The presentation first debunks The 4 Myths About Stealth Malware Fighting that surprisingly many people believe in. Then my stealth malware classification is briefly described, presenting the malware of type 0, I and II and challenges with their detection (mainly with type II). Finally I talk about what changes into the OS design are needed to make our systems verifiable. If the OS were designed in such a way, then detection of type I and type II malware would be a trivial task...
There are only four requirements that an OS must satisfy to become easily verifiable, these are:
- The underlying processors must support non-executable attribute on a per-page level,
- OS design must maintain strong code and data separation on a per-page level (this could be first only in kernel and later might be extended to include sensitive applications),
- All code sections should be verifiable on a per-page level (usually this means some signing or hashing scheme implemented),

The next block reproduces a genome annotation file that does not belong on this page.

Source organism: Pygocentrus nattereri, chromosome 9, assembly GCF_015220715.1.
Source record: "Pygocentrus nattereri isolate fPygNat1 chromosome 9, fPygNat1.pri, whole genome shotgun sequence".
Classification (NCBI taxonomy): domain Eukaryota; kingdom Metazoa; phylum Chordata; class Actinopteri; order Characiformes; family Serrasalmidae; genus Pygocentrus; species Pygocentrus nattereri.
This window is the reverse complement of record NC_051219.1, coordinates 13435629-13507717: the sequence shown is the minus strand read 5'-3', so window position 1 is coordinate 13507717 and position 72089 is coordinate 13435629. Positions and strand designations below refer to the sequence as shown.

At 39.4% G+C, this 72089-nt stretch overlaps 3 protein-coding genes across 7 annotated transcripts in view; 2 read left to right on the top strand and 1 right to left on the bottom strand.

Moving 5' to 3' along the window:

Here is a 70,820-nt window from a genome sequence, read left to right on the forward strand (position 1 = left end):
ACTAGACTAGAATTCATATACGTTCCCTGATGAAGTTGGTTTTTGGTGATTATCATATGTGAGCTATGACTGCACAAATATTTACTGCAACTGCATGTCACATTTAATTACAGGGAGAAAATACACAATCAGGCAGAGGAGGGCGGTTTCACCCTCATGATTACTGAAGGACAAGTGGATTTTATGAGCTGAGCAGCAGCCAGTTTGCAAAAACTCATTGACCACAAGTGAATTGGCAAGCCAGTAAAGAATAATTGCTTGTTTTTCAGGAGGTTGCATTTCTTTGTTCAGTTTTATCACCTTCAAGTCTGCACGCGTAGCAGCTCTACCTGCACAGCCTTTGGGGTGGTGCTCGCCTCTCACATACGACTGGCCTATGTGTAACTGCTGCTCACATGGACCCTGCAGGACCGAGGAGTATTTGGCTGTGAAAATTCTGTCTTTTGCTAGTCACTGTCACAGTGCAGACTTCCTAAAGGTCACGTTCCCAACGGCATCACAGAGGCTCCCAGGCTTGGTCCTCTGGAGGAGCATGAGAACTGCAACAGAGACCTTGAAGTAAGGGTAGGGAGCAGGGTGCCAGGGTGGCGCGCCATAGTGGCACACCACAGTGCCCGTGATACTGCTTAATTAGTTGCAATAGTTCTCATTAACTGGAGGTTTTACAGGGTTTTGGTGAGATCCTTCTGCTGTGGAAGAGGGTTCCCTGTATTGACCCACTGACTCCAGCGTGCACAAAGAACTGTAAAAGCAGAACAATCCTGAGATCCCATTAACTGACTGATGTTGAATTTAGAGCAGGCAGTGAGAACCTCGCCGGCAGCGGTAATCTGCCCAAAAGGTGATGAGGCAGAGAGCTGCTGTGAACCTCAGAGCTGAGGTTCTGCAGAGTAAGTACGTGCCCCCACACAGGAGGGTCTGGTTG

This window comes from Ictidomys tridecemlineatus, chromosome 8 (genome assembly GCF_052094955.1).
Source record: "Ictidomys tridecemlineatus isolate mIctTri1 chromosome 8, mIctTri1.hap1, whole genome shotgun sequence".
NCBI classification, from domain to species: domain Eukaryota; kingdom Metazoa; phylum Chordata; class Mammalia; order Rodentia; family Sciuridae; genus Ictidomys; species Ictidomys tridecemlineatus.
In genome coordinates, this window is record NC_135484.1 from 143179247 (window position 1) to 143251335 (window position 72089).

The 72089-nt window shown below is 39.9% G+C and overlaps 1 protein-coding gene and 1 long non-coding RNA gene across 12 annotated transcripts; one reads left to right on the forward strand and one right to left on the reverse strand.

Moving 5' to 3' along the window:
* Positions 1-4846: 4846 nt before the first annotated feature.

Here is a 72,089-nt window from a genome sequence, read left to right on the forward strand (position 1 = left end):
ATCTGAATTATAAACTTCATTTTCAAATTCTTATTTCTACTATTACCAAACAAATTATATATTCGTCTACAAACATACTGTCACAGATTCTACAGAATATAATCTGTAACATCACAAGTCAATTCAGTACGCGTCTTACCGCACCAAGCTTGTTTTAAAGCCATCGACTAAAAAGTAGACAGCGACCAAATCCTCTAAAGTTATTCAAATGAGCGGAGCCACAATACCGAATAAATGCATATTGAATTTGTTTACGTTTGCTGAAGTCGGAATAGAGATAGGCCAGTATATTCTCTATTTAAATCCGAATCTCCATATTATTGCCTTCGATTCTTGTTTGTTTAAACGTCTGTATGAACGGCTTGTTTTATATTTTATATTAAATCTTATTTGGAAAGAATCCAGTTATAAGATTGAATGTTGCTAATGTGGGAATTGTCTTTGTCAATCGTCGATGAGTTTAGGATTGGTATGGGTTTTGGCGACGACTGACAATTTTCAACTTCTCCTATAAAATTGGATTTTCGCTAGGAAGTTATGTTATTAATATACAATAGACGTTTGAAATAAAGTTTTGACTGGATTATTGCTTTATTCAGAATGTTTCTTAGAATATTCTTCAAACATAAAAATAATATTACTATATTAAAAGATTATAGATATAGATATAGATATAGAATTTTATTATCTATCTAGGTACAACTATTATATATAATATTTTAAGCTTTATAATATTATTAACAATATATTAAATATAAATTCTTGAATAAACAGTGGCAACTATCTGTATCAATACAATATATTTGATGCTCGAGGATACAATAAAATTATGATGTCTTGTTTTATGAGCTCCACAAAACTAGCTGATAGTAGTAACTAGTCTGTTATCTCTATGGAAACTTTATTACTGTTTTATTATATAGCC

- OS must allow to safely read physical memory by a 3rd party application (kernel driver/module) and for each page allow for reliable determination whether it is executable or not.
The first three requirements are becoming more and more popular these days in various operating systems, as a side effect of introducing anti-exploitation/anti-malware technologies (which is a good thing, BTW). However, the 4th requirement presents a big challenge and it is not clear now whether it would be feasible on some architectures.
Still, I think that it's possible to redesign our systems in order to make them verifiable. If we don't do that, then we will always have to rely on a bunch of "hacks" to check for some known rootktis and we will be taking part in endless arm race with the bad guys. On the other hand, such situation is very convenient for the security vendors, as they can always improve their "Advanced Rootkit Detection Technology" and sell some updates... ;)
Happy New Year!